Monday, May 20, 2019

PROTON THERAPY

Proton beam therapy is a type of radiotherapy that uses a beam of high energy protons, which are small parts of atoms, rather than high energy x-rays (called “photons”) to treat specific types of cancer.
Proton beam therapy enables a dose of high energy protons to be precisely targeted at a tumour, reducing the damage to surrounding healthy tissues and vital organs which is an advantage in certain groups of patients or where the cancer is close to a critical part of the body such as the spinal cord.


Proton therapy cancer treatment begins when each proton begins its journey at the injector located within an electric field. In the field, hydrogen atoms then separate into negatively charged electrons and positively charged protons. The protons travel through a vacuum tube within a pre-accelerator. This process boosts their energy to two million electron volts. The protons continue in the vacuum tube and begin their high-speed journey in the synchrotron. They travel around the synchrotron about 10 million times per second. Each time they circulate, a radiofrequency cavity within the ring delivers a boost of energy. This increases the protons' energy to between 70 and 250 million electron volts. The voltage achieved is enough to place them at any depth within the human body.


Fig shows the superconducting Synchrotron and the Proton Beam Transport System


Beam Transport System

 
After leaving the synchrotron, the protons move through a beam transport system, continuing in the vacuum tube through a series of steering and focusing magnets that guide them to the proton treatment rooms. Each proton treatment room has a beam delivery system, or nozzle, is the last device the protons travel through before entering the body. The nozzle shapes and spreads out the proton beam in three dimensions. 

Fig above shows Proton Magnet focus the beam and direct it into each treatment room.

Radiation oncologists must determine location, shape, and tissue density of the target tumor before determining the number of protons to deliver. They must also calculate the depth that the protons must travel in order to calculate the speed and shape of the beam. These decisions render a beam that is highly accurate and practically ‘tailor made’ for a specific treatments.

Treatment Gantry of a Proton Therapy System

After leaving the nozzle, the protons enter the patient's body.
The equipment in the proton therapy treatment rooms vary based on the conditions treated. One proton treatment room may have a stationary beam with two branches – one branch for irradiating eye tumors and the other for central nervous system tumors and tumors of the head and neck. The other treatment rooms may have gantries – wheels that are 35 feet in diameter that revolve around the patient to direct the beam exactly where needed. From the patient's perspective, all that is visible is a revolving, cone-shaped device.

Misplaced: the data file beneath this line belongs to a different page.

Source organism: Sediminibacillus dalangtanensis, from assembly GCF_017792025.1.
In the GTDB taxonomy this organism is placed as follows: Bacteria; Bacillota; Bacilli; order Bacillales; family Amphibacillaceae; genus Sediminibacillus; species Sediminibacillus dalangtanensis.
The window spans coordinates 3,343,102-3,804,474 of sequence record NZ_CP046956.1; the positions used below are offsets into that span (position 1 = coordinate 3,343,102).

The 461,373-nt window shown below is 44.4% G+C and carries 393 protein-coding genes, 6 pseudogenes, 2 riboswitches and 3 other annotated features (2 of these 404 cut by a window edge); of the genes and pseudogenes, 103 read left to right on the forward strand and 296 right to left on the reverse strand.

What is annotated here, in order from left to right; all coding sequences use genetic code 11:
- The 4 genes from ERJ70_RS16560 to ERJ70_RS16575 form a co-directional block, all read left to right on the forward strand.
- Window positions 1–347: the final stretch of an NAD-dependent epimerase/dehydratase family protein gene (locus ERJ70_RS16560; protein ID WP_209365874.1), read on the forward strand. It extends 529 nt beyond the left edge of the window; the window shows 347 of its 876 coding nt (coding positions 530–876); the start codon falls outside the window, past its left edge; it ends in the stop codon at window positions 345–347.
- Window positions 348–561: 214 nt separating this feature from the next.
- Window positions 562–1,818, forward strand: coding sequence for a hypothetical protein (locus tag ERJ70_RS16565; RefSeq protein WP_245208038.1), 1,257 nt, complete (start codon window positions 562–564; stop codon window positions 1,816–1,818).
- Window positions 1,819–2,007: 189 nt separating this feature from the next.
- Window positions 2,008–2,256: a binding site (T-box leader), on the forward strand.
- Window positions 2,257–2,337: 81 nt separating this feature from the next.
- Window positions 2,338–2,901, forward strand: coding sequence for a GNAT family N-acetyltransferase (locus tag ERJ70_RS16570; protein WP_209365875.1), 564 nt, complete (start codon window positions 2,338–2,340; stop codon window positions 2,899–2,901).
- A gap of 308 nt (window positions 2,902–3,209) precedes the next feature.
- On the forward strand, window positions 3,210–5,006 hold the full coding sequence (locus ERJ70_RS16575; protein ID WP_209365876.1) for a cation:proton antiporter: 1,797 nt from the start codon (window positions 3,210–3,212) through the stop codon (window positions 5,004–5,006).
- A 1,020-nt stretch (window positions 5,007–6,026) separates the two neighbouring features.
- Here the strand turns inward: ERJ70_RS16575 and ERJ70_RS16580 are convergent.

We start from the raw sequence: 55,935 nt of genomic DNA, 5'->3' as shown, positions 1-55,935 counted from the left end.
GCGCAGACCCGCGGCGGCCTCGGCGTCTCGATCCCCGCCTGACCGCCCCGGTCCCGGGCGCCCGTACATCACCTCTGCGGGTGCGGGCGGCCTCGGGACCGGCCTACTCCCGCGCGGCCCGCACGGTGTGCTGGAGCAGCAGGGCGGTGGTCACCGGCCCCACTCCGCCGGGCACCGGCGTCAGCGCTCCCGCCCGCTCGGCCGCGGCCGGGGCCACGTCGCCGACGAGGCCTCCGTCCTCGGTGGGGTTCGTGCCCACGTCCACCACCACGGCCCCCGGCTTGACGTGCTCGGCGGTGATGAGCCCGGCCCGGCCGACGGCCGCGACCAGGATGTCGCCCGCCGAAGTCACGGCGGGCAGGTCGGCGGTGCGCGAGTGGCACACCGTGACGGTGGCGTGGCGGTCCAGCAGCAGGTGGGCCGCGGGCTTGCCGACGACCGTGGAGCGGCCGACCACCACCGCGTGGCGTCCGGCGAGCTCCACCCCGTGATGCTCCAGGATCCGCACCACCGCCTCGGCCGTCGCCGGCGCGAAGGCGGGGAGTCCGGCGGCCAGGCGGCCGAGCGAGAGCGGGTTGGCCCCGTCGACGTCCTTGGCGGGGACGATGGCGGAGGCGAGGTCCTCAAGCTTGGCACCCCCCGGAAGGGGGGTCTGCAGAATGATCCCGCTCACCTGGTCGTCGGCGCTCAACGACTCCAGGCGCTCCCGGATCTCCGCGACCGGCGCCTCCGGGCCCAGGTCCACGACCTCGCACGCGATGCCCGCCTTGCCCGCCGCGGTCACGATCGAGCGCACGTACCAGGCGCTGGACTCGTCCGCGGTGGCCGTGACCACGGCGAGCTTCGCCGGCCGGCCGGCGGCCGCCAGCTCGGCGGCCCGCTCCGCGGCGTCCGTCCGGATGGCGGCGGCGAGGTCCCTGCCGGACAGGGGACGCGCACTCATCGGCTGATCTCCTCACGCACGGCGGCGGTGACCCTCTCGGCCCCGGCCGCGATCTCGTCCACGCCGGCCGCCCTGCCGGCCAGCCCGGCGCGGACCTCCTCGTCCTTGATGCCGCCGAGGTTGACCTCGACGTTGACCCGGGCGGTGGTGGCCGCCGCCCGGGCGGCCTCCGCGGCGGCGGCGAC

Proton beam therapy is only suitable for certain types of cancer, such as highly complex brain, head and neck cancers and sarcomas as it does not lead to better outcomes for many cancer cases than using high energy x-rays, which is still considered the most appropriate and effective treatment for the majority of cancers.

Like high energy x-ray radiotherapy, proton beam therapy is painless, but patients may experience side effects similar to those experienced from other forms of radiotherapy.

How Does Proton Therapy's Effectiveness Compare to IMRT or Other X-ray Treatments?
Because proton beams can be delivered in higher doses and with far more accuracy, proton therapy typically can control cancer with fewer treatments than IMRT. This pinpoint accuracy also results in fewer long-term side effects (since the radiation does not spill over and damage healthy tissue and organs) meaning that patients treated with proton therapy experience a higher post-treatment quality of life as compared to IMRT and even conventional x-ray treatments.


Is Proton Radiation Therapy Ever Combined?
Yes. Conformal proton therapy is often used in conjunction with X-ray therapy. This method boosts the dose to sites of gross disease and allows irradiation of a large tissue volume. Depending on the amount of cancer within a particular lymph node and type of cancer that is present, a patient may be at risk for harboring microscopic nests of cancer cells within the nodes. These nodes may lie at some distance from the primary tumor and may not be irradiated if conformal proton treatment alone is delivered to the tumor.
The objective of the treatment plan is to treat both the primary tumor and any areas where a microscopic tumor might hide. X-ray treatment alone will limit the total dose of radiation that can be given due to the high doses it delivers to large amounts of healthy tissue. Therefore, conformal proton radiation therapy is used to treat the primary tumor, and is then followed by X-ray therapy to treat the regional nodes. By giving some of the treatment with conformal protons, the total X-ray dose can be reduced substantially.
This reduces the risk of complications and permits treatment of potentially involved lymph nodes. Microscopic cancer within these nodes might be missed if X-rays were not used.

Side-Effect
Since proton therapy allows the radiation to unfold directly in the tumour, the surrounding tissue and organs are protected to the best of their ability. If a reaction – i. e. a side effect – occurs, only the irradiated body region is usually affected. This can lead to irritation of the skin or mucous membranes, which usually recede completely within two to three weeks after treatment. Sometimes, however, a kind of permanent scarring can also occur as a late consequence.


Information on this page is provided for interest only on a "best efforts" basis and does not 
constitute personal advice. Always discuss medical conditions and related matters with your doctor.
 
Reference: https://protons.com/proton-advantage/how-does-proton-therapy-work

Saturday, November 26, 2016

HYBRID OPERATING ROOM

A hybrid operating room is where major procedures that combines a conventional surgical and interventional procedure guided by fluoroscopic or MRI imaging in a hybrid room without interruption.